Sunday, December 23, 2012

Saturday, December 22, 2012

congratulations yael and jc

Variation on the Word Sleep
by Margaret Atwood 
I would like to watch you sleeping, 
which may not happen.
I would like to watch you, 
sleeping. I would like to sleep 
with you, to enter 
your sleep as its smooth dark wave 
slides over my head

and walk with you through that lucent 
wavering forest of bluegreen leaves 
with its watery sun & three moons 
towards the cave where you must descend, 
towards your worst fear

I would like to give you the silver 
branch, the small white flower, the one 
word that will protect you 
from the grief at the center 
of your dream, from the grief 
at the center. I would like to follow 
you up the long stairway 
again & become
the boat that would row you back
carefully, a flame
in two cupped hands 
to where your body lies 
beside me, and you enter 
it as easily as breathing in

I would like to be the air
that inhabits you for a moment
only. I would like to be that unnoticed
& that necessary.

Wednesday, December 12, 2012

Thursday, December 6, 2012

peru photos, a lesson in compassion

    my host father, don magno, lights the oven to make bread
    the view from the bus, lima to huaraz

  frankel and keneth (my sweet-eyed godson) eat breakfast

as i promised, here are a few more photographs of my trip to peru.  these are some of the folks that i lived with for two years.  they are a bit shy at first--my first time meeting them i was convinced that they didn't like me because no one talked or smiled--but once you get to know them they are kind, generous, and really funny.  they supported me through some of the most difficult times in my life and continue to teach me a lot. they don't teach so much through their words--as i said, they can be a little quiet--but more through their example of how to live a simple life with integrity and joy.

i think of them now as i move through my massive to-do list and loaded calendar.  it can pretty hard to connect those worlds.  in peru, most days are about the same.  my host mom serves pretty much the same lunch of potatoes and rice around 1pm to the same people almost every day.  while they eat, people really don't talk that much  to each other because there just isn't too much to report on most of the time.  that lifestyle is really grounding and comforting in ways, but the truth is that i wouldn't trade it for the busyness of my life (whether or not my host family would trade for mine is a whole other question that i've thought a lot about and still can't answer).  i love living in the city and chatting it up with lots of people and never knowing what exactly is going to happen.

but the hard part is when i don't realize it's too much.  last week was one of those weeks.  in addition to my normal work, adam and i were getting ready for our housewarming party and my dad had surgery and my grandmother is still not doing so well and my car maintenance light went on and etc etc.  it was so much that i forgot to read my calendar and realize that i had a weekday afternoon photo shoot in mclean to take holiday card photographs.  i am usually really good at managing my schedule and being on time, so my stomach really dropped when my google alert went off, telling me i had exactly ten minutes to make it to virginia. oh yes, at that point my car was still waiting for me in the shop.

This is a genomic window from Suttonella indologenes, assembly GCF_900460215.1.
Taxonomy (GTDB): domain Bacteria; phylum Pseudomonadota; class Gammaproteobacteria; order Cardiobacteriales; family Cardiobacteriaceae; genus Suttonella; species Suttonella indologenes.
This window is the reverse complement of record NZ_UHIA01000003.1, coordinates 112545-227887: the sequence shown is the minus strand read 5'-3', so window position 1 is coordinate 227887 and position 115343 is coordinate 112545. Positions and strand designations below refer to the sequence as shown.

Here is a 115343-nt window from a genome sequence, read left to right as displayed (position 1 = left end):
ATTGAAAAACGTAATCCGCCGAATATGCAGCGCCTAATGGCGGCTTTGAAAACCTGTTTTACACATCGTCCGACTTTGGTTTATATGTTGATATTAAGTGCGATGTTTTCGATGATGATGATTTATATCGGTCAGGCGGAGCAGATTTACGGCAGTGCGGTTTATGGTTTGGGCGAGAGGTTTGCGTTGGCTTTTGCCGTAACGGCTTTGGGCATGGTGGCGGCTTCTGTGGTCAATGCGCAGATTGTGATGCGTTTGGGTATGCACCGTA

i called my client to see if we could reschedule and found out that she was leaving early the next morning and wouldn't be back until much later in the month.  if we were going to get her the photographs she wanted, it would have to be now.  it was 3:40pm at this point and i quickly did some math in my head to see if i could make it.  it would take me at least 20 minutes to ride my bike to brookland and pick up my car.  from there i could maaaaaybe get to virginia before the sunset.  because it didn't seem like there was another choice, i told her i would try.

my plan seemed to be working until i hit the worst traffic i've ever seen on I-395.  the cars stretched out in snaking lines across every lane and i couldn't see anything letting up ahead.  going under the tunnel, i was nervous but still optimistic. by the time i emerged to see the sun almost dipping to horizon, i just had to give up.  i called my client to tell her we couldn't do the shoot.  she was understandably upset and nothing i could say really made anything feel better at that point.  i pulled off at the next exit, drove home and did what any yoga teacher would do in such a situation:  i had a good cry, made a big bowl of popcorn and watched episodes of "parks and rec" until i could face the world again.

it was a really bad-feeling afternoon that i couldn't make better.  i felt like i failed as a professional which is tied to many parts of my self-esteem.  from experience, i know that it can be so easy to go in for the emotional kill during these vulnerable moments and make it mean something big about who i am.  yet, even through my tears, i was determined to practice a bit of what i preach.  of course, i fell apart a little bit, but i did it with some kind of consciousness, meaning i worked hard not to kick myself when i was down.  i breathed, i talked about it to adam and even during yoga, and i remembered the lessons of this book, which reminds me again and again that being human, not perfect is the goal. as much as it sucked, i got through it and emerged still feeling pretty ok about myself.

this lesson really made some sense when i showed up the next morning to a cpr training that i organized for my yoga studio.  we were set to start at 9am and by 9:20am all 13 yoga instructors were there with no sign of our cpr instructor.  i called the training center only to be told that the trainer had completely forgotten about our appointment and would be late.  when he arrived, an hour and 15 minutes later,  i was way more understanding than i would have been otherwise.  because i had been tolerant with myself, i could also extend that to another person who was having a bad day.  in that moment, the perfect storm of the past two days fit together like puzzle pieces and i breathed a sigh of relief.  no one, no where, has it all figured out and forgiving ourselves for that is the best work we can do.

Monday, November 19, 2012

happy november!  it amazes me how quickly these past few weeks have gone by.  peru was a really special trip for me.  so special that i've been at a loss for words as to how to talk about it, let along write about it any kind of pretty way. also, due to an influx of photography work (which i am always so grateful for), i haven't had time to edit the photographs.